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VoiceXML Developer Series: A Tour Through VoiceXML, Part VII

  • By Jonathan Eisenzopf
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Transfer a caller to another line with <transfer>

There are many instances where we will need to transfer a customer to a live operator for assistance if they are having problems with the VoiceXML interface. In the case of our previous example, we will ask the customer to confirm their name and emergency request by saying yes. If they say no, then we know that there is a problem, at which point, we'd want to transfer them to commie the clown for assistance. We will also transfer the caller to an customer support representative if the noinput event gets triggered more than once for either of the two prompts.

<transfer name="transfer" dest="phone://8005551212" 
bridge="false" connecttimeout="30s" maxtime="0" />

The name attribute holds the result of the transfer command. If the transfer succeeds, the VoiceXML gateway will terminate the call with the customer and let the customer continue their conversation with the customer service representative (CSR). If the transfer fails, this named variable will hold one of the following values:

  • busy
  • noanswer
  • network_busy
  • near_end_disconnect
  • far_end_disconnect
  • network_disconnect

There are two types of call transfers. A blind transfer, and a bridged call. A blind transfer is when the gateway terminates the call as soon as the call has been transferred successfully. A bridged call is one in which the caller resumes interaction with the VoiceXML application after the transferred call has been completed. Most call transfers will be blind transfers. To make a bridged call, set the bridge attribute to true. To make a blind transfer, set bridge to false. Support for bridged transfers is spotty at best and largely depends on whether the hardware/software platform you're using supports it. If you're not sure and you'd like to explore this feature, you'll need to contact your VoiceXML gateway provider (if you have one). If you're using a Voice ASP, contact their technical support for help.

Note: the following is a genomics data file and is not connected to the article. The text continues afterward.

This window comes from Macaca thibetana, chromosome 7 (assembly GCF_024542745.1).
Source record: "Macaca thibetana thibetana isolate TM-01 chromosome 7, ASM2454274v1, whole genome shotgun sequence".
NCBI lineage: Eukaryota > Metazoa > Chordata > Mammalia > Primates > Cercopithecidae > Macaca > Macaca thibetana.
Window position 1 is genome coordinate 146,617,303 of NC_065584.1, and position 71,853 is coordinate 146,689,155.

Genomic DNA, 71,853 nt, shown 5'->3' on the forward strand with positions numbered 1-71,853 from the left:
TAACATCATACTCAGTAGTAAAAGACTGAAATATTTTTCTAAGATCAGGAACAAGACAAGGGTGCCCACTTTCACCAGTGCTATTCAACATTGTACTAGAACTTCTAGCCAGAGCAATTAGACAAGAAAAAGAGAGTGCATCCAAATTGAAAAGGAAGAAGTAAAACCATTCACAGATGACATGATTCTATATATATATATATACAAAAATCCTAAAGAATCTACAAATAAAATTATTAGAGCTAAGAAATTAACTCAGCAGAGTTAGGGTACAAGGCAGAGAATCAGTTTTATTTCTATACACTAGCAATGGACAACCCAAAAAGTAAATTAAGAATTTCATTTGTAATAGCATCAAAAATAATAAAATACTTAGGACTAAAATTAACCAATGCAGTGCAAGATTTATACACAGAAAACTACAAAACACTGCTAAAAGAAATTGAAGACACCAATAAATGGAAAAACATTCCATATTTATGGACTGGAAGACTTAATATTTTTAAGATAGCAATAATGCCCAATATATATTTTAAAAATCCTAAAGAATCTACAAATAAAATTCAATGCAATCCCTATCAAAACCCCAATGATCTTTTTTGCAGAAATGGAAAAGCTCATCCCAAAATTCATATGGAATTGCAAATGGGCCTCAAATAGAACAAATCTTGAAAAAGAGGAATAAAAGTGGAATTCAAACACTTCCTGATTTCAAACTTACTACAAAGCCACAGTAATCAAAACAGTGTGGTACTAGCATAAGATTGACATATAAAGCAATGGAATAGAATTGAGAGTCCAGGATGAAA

The dest attribute defines the URI that you wish to connect to. This will probably be a phone number, though future options will likely include SIP. The VoiceXML 1.0 spec does not explicitly define the URI options for the dest attribute, so you will need to refer to your vendor documentation to find out exactly what format you should be using. The value of the dest attribute above looks a bit like a Web URL, but instead of http:// we have phone:// and instead of an IP address, we have a 10 digit phone number. This format should work on most if not all VoiceXML platforms by the way.

The connecttimeout attribute defines the number of seconds that we should wait for the call to connect. If the time expires and a connection hasn't been made, then one of the values listed above for the name attribute will be set. It's up to you to evaluate the result and do something with the call if it doesn't get connected. You might try to do the transfer again, or give the customer a warning message and disconnect the call.

The maxtime attribute determines the maximum length of the call. Setting this attribute to zero removes a limit on the length of the call. Note that this attribute is only relevant when the bridge attribute is set to true.

Getting back to our clown dispatch example, the example below tranfers the customer to a CSR if they trigger the noinput event more than once or say no when asked to confirm their dispatch: